5 governor s cabinet to examine issues related to people with disabilities and to make recommendations to improve services, connections, and partnerships on behalf of the disabled in Pennsylvania. Julie McCrae and Mary Beth Rauktis have joined the Child Welfare Education and Research Programs as research faculty. McCrae and Rauktis have been instrumental in setting the child welfare research agenda, which includes study across the key areas of service disparity, workforce and training issues, and child well-being. Projects currently are under way using both statewide and national data to address racial disparity in child welfare, child welfare workforce issues, and improving service delivery. Mark E. Courtney, professor and Ballmer Endowed Chair for Child Well-Being at the University of Washington School of Social Work, presented the lecture Building a Profession for Social Justice or Picking Up the Scraps? Whither Social Work in the 21st Century? on February 6, James Midgley, Harry and Riva Specht Professor at the University of California, Berkeley, School of Social Welfare, will wrap up the series with his lecture, Promoting a Developmental Perspective in Social Work: Lessons from the Global South, at noon on April 9, 2008, in the School of Social Work Conference Center, 2017 Cathedral of Learning. Lunch will be provided. For additional details, visit or call The Erosion of Civil Rights and Community Responses Kerry O Donnell, President, The Falk Foundation Monday, January 14 the Racial Wealth Gap Thomas M. Shapiro, Pokross Professor of Law and Social Policy, Brandeis University Thursday, February 28 Race at Work: Discrimination against Black and Latino Job Seekers Devah Pager, Assistant Professor of Sociology, Princeton University Tuesday, March 18 The Experiences of Black Fathers with Low Incomes Learning. Lunch will be provided; no registration is required. Ronald B. Mincy, Maurice V. Russell Professor of Social Policy and Social Work Practice, Columbia University Tuesday, April 8 Alberto Godenzi, dean and professor, Boston College Graduate School of Social Work, will deliver a lecture on April 15, 2008, in celebration of World Social Work Day. The lecture, titled Principles for Good Practice in International Social Work, will be held in the School of Social Work Conference Center, 2017 Cathedral of Godenzi s areas of research are interpersonal violence, conflict and cooperation, gender and organization, and HIV/AIDS. He has published more than 50 scholarly articles or book chapters and 10 books in four different languages. He received significant research grants from private and public funding institutions in France, Austria, and Switzerland and from the European Union. He collaborated as a research specialist with numerous international bodies, such as the Council of Europe, UNESCO, the World Health Organization, and the International Labour Organization. Godenzi initiated and directed social development projects in Ecuador; served as professor and director of the Department of Social Work and Social Policy at the University of Fribourg, Switzerland; and served as a lecturer/research associate at the Universities of Zurich and New Hampshire. In 2004, Godenzi was nominated cochair of the International Task Force of the National Association of Deans and Directors of Schools of Social Work and was awarded a grant to pursue issues of global practice. That same year, he was elected to the Board of Directors of the Council on Social Work Education, and in 2005, he was nominated secretarygeneral of the International Consortium for Social Development. In 2007, he cochaired the first International Social Work Conference in the United States, which was held in Boston. Assets for Change: Closing Bridges 3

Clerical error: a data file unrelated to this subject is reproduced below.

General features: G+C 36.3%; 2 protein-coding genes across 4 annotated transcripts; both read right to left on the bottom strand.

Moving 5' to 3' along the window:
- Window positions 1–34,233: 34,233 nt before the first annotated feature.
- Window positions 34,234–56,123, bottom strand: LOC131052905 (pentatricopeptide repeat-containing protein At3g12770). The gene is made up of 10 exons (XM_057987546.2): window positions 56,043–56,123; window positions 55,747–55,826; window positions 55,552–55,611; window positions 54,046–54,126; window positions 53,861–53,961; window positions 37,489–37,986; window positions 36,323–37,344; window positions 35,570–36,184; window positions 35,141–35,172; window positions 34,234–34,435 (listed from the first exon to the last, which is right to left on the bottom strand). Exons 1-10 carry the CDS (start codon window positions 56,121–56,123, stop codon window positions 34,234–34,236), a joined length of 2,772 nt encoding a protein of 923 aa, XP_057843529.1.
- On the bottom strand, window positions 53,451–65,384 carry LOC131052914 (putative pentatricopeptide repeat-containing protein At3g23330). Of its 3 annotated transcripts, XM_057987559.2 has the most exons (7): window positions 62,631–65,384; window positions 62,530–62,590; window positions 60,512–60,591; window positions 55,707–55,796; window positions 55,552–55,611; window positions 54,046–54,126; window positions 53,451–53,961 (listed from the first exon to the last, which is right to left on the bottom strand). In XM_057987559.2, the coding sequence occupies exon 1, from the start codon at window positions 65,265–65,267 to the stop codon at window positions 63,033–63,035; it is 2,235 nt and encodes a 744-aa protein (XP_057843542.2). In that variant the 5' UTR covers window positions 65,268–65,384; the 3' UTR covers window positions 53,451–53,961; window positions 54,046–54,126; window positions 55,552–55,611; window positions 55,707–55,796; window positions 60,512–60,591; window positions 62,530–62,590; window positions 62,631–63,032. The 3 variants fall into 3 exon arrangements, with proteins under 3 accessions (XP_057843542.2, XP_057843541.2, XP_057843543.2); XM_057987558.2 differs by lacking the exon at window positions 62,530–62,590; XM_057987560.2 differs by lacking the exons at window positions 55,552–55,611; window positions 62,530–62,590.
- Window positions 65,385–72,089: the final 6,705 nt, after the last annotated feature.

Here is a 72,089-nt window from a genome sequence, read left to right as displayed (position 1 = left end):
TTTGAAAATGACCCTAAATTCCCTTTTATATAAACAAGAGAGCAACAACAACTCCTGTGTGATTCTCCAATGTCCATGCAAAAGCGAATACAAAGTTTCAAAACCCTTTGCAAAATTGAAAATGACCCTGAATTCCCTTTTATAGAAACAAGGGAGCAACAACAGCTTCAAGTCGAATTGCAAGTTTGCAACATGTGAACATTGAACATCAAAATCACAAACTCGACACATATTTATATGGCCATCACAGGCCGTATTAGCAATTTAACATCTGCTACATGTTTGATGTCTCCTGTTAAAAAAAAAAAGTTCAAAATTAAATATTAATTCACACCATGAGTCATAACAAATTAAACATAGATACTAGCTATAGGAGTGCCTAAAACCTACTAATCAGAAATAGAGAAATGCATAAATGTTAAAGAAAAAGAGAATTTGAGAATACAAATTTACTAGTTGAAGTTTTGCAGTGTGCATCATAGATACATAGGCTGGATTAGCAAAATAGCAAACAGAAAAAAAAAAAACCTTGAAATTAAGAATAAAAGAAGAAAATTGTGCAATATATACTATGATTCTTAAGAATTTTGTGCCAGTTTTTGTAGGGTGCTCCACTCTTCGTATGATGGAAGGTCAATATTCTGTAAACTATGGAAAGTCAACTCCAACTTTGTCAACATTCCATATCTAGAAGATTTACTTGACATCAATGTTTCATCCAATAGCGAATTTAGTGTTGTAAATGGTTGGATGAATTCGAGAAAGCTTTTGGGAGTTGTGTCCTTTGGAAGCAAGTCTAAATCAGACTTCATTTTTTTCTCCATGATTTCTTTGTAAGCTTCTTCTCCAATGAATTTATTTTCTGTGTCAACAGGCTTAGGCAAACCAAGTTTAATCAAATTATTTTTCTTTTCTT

6 Feature Crime and Imprisonment: How Social Work Can Help Break the Cycle Walk into a school of social work and ask the students what they plan to do with their MSW once they earn it. Chances are, working with inmates won t be high on the list or even on the radar. But with incarceration rates mushrooming and inmates eventually leaving their cells to rejoin society, experts say that s exactly where the particular skills of social work are needed most. It s a multifront task: working at the macro policy level; advocating change based on scientific findings; and then, at the interpersonal and family level, using this information for more prevention work and more intervention as well, says Michael Vaughn, an assistant professor at the University of Pittsburgh School of Social Work. Social work should have some impactful involvement. I m not sure it does, frankly. Blame it on the times. As is the case in any other profession, social workers need jobs when they graduate. But the nation s correction system is not really geared toward rehabilitation and so does 4 Spring 2008